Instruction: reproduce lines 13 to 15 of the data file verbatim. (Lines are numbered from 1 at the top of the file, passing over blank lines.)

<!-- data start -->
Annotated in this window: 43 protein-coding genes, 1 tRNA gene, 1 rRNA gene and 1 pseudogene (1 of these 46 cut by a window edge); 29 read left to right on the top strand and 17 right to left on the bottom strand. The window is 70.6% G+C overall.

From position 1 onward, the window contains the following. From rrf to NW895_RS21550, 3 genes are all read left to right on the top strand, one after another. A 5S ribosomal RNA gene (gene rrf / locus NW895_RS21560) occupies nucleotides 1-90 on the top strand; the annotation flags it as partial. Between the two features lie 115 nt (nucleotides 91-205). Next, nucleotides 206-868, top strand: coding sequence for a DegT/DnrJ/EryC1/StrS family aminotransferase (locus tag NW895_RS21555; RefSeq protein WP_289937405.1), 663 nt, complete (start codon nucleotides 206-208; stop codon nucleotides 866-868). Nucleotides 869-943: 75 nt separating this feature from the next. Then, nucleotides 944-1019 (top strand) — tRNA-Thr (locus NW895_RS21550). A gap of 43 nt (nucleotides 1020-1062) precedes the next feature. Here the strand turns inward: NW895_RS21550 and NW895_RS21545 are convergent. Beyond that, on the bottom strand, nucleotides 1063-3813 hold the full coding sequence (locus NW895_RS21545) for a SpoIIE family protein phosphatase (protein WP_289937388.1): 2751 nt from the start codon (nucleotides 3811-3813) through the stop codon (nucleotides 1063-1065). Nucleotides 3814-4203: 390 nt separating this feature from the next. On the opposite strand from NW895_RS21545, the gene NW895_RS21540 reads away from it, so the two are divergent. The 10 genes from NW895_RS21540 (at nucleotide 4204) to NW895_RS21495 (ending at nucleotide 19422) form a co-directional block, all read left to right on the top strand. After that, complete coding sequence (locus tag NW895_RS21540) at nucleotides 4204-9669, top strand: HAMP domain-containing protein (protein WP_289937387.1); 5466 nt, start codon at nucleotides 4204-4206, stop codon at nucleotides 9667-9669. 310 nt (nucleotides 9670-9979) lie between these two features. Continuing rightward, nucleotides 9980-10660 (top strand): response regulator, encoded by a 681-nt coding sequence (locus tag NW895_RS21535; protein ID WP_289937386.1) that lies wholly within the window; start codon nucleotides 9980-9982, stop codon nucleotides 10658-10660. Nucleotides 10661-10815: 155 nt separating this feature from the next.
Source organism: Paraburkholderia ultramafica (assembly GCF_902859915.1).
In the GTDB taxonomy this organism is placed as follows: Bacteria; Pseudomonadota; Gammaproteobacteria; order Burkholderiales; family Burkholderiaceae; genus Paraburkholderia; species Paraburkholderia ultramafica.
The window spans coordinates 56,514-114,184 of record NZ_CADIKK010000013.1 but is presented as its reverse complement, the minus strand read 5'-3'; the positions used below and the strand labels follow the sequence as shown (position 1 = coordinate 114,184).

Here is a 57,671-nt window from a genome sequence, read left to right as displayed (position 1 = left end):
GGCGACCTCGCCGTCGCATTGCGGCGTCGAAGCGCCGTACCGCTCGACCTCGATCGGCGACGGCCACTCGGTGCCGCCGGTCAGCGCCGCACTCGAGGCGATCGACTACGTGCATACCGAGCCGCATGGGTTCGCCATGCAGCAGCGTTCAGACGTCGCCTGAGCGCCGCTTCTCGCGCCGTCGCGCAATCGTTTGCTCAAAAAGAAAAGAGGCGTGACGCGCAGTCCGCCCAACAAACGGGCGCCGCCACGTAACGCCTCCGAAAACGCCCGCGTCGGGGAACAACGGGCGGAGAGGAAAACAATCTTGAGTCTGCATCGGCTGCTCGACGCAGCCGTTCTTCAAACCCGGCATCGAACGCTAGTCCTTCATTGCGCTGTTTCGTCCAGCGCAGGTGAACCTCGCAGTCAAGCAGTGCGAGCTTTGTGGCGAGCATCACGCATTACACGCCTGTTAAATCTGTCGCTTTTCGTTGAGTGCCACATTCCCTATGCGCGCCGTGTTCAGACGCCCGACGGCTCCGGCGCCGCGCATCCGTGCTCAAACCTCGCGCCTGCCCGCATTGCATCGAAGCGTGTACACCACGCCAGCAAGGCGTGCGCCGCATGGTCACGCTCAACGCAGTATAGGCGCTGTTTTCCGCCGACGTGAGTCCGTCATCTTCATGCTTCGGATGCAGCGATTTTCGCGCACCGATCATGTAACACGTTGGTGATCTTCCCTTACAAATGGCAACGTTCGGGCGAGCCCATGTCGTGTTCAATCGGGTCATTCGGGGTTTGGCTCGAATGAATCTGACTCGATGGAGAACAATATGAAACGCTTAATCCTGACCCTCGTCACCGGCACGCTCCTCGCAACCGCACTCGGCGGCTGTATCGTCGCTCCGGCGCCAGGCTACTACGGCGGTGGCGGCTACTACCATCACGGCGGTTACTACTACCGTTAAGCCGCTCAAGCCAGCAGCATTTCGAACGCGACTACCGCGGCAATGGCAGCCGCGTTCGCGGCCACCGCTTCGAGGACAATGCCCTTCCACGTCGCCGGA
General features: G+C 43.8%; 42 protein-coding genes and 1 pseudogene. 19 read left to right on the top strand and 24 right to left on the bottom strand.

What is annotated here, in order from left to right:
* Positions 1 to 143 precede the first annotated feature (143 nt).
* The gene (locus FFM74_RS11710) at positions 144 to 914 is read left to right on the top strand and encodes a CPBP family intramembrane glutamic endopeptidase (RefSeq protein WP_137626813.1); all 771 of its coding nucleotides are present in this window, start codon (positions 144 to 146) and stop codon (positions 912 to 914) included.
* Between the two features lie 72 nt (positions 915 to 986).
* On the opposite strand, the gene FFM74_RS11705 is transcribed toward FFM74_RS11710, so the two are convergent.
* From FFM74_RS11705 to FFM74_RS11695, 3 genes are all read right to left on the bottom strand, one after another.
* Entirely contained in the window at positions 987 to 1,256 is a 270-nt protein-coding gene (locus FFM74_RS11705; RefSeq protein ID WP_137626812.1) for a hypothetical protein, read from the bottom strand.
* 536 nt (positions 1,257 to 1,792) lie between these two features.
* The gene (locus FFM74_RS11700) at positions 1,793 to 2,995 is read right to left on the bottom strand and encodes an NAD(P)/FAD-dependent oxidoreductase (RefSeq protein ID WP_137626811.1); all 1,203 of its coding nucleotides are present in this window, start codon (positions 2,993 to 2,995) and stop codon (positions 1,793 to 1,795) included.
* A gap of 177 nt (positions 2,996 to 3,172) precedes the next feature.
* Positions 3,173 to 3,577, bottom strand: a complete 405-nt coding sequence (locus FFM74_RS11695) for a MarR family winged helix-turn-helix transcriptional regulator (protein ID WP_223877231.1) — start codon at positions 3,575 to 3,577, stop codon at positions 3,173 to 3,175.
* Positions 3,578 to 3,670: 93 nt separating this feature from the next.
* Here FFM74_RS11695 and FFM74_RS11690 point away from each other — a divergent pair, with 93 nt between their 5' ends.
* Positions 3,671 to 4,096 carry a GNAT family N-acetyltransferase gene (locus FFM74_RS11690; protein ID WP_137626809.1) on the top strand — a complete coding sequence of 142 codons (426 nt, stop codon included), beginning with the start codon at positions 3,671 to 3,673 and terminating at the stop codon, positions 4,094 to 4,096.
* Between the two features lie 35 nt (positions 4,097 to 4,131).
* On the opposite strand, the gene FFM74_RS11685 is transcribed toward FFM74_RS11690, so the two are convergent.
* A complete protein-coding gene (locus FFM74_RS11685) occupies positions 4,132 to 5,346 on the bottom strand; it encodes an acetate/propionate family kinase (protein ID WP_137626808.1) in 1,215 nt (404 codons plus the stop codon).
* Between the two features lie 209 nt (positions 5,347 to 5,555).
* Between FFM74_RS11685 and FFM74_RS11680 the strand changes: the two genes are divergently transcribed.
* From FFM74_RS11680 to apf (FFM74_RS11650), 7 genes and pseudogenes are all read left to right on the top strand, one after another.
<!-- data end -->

* On the opposite strand, the gene FFM74_RS11705 is transcribed toward FFM74_RS11710, so the two are convergent.
* From FFM74_RS11705 to FFM74_RS11695, 3 genes are all read right to left on the bottom strand, one after another.
* Entirely contained in the window at positions 987 to 1,256 is a 270-nt protein-coding gene (locus FFM74_RS11705; RefSeq protein ID WP_137626812.1) for a hypothetical protein, read from the bottom strand.